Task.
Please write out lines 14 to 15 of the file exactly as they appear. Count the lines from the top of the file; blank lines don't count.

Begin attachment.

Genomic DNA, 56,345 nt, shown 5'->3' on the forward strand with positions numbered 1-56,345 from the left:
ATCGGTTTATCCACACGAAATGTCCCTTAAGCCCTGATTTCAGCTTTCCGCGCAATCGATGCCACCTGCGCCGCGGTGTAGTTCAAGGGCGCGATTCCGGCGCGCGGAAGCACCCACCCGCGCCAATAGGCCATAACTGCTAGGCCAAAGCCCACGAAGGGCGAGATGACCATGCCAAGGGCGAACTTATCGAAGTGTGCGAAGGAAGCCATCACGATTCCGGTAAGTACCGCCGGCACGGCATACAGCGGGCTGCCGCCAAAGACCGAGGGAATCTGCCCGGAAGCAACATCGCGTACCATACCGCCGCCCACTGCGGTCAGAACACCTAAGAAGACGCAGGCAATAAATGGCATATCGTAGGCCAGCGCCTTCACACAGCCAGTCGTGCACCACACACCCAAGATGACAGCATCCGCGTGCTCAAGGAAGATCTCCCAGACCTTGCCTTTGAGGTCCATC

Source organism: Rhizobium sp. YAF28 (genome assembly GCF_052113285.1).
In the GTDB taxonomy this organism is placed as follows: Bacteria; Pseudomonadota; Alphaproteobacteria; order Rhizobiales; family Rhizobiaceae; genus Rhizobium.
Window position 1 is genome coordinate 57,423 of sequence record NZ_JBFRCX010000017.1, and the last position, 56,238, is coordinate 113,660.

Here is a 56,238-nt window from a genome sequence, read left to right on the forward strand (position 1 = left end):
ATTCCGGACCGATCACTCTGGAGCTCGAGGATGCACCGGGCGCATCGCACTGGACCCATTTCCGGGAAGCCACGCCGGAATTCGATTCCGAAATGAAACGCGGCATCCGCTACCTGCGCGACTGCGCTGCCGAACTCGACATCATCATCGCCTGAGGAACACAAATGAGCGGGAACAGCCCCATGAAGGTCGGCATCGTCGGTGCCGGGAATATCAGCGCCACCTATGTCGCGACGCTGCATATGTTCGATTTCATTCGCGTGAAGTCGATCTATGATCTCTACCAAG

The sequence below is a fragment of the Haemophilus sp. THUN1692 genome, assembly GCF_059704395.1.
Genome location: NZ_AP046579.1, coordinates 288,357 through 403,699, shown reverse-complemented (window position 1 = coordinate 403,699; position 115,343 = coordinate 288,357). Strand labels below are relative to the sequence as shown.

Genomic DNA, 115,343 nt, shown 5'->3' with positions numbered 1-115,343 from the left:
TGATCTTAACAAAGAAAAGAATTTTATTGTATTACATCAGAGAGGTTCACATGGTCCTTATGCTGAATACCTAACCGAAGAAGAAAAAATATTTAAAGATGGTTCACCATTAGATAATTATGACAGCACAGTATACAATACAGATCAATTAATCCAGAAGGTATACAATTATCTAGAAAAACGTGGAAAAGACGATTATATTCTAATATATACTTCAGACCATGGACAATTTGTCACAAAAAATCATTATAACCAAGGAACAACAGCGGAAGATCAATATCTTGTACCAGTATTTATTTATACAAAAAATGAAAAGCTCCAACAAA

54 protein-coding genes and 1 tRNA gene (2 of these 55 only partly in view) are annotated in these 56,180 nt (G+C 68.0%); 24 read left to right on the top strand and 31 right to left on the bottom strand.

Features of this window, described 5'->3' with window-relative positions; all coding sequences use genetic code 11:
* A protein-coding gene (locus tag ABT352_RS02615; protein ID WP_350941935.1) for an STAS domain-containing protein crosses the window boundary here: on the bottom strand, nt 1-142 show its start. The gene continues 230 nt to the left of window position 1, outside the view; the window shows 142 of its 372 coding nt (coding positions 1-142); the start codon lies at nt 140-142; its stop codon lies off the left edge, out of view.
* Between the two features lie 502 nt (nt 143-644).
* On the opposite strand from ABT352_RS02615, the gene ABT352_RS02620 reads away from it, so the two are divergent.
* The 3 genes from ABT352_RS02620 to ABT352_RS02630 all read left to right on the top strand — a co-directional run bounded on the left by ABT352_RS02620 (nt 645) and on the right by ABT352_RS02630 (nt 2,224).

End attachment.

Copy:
* A protein-coding gene (locus tag ABT352_RS02615; protein ID WP_350941935.1) for an STAS domain-containing protein crosses the window boundary here: on the bottom strand, nt 1-142 show its start. The gene continues 230 nt to the left of window position 1, outside the view; the window shows 142 of its 372 coding nt (coding positions 1-142); the start codon lies at nt 140-142; its stop codon lies off the left edge, out of view.
* Between the two features lie 502 nt (nt 143-644).